It isn’t every day that a major mainstream news organization puts coverage of a baking company front and center, but that’s precisely what occurred Dec. 10 when the Sunday The New York Times featured a lengthy Page One story about Hostess Brands, Inc. The article, “How the Twinkie Made the Superrich Even Richer,” traces how the buyers of Hostess Brands, Inc. dug the company from the ashes in 2013, and celebrated a successful initial public offering three years later at an eye-popping multiple of their purchase price.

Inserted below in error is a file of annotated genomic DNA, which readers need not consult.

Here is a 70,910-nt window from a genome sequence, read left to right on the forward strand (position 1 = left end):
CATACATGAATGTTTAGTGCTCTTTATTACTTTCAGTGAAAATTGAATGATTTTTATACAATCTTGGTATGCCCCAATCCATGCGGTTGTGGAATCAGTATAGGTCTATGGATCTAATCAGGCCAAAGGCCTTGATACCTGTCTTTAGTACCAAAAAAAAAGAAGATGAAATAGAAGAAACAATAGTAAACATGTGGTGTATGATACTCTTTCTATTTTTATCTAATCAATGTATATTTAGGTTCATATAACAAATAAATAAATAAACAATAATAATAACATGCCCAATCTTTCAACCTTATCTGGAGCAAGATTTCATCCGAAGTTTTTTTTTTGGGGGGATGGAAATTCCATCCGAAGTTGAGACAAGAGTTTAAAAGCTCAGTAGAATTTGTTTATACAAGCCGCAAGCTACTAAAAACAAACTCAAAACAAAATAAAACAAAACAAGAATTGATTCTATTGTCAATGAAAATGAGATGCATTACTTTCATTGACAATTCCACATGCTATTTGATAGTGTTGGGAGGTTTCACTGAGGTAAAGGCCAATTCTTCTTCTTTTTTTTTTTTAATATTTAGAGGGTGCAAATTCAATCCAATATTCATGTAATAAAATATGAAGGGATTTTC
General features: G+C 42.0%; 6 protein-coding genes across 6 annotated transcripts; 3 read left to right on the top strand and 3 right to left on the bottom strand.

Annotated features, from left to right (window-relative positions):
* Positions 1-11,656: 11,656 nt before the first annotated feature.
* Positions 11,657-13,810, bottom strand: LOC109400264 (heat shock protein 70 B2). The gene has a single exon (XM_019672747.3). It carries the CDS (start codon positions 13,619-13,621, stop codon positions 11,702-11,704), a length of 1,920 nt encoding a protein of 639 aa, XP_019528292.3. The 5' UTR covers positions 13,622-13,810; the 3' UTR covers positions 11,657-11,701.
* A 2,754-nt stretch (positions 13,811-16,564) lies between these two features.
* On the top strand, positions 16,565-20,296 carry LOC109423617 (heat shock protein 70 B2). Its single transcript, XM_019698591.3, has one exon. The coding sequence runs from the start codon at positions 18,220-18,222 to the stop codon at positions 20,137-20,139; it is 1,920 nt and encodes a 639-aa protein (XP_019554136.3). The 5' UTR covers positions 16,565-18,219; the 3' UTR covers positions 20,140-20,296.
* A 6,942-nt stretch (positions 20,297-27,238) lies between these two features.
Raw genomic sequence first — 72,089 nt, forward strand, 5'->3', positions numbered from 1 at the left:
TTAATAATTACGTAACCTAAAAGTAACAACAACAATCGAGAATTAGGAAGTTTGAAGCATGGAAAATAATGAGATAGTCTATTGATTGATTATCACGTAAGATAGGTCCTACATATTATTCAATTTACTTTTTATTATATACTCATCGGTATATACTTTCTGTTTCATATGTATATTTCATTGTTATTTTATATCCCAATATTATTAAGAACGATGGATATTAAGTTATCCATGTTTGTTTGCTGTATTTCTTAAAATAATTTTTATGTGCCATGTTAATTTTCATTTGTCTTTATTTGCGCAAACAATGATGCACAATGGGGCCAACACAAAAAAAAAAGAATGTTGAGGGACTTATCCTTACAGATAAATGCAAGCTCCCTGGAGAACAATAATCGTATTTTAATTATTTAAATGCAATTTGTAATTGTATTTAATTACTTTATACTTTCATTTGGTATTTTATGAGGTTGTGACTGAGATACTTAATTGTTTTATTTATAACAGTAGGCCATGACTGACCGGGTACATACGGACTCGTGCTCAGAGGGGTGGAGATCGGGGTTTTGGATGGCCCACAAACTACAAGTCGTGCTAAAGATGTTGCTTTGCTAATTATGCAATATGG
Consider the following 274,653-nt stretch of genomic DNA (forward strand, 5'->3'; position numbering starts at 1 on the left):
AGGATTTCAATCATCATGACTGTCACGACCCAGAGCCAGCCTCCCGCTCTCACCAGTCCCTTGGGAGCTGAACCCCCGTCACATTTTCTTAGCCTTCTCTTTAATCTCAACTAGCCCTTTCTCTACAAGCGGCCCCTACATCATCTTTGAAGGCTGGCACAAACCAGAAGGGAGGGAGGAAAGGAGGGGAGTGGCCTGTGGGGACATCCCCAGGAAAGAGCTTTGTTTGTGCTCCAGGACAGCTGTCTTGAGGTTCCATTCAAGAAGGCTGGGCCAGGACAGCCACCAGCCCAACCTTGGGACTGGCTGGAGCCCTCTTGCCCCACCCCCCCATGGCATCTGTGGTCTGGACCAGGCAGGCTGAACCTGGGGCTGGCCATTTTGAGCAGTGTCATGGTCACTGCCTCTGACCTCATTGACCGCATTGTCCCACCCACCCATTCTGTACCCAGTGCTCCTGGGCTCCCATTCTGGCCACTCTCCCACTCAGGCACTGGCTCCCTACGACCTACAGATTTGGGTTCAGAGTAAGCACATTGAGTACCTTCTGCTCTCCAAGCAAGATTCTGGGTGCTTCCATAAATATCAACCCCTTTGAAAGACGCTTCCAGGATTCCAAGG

While sprinkling numerous points in the story with an eye toward balance, the thrust of the article’s message is that the Hostess workforce was ravaged (from about 8,000 dedicated snack cake employees to about 1,200 today) while the company’s private equity owners used a range of financial tactics to enrich themselves.The job loss associated with the collapse of Hostess in 2012 remains tragic. But for all its extensive length, the article does not begin to capture the depth of futility when, for years and years, one chief executive after another tried to restore the company to sustainable solvency. Anyone watching this sorry episode knows the answer to the question of whether the existing Hostess business model, with its legacy obsolete plants and union contracts, could have been salvaged. An emphatic “no.” Notwithstanding fairness questions over carried interest tax rules, the Hostess saga offers a case study in the astonishing value a talented private equity firm may bring to a failing business enterprise.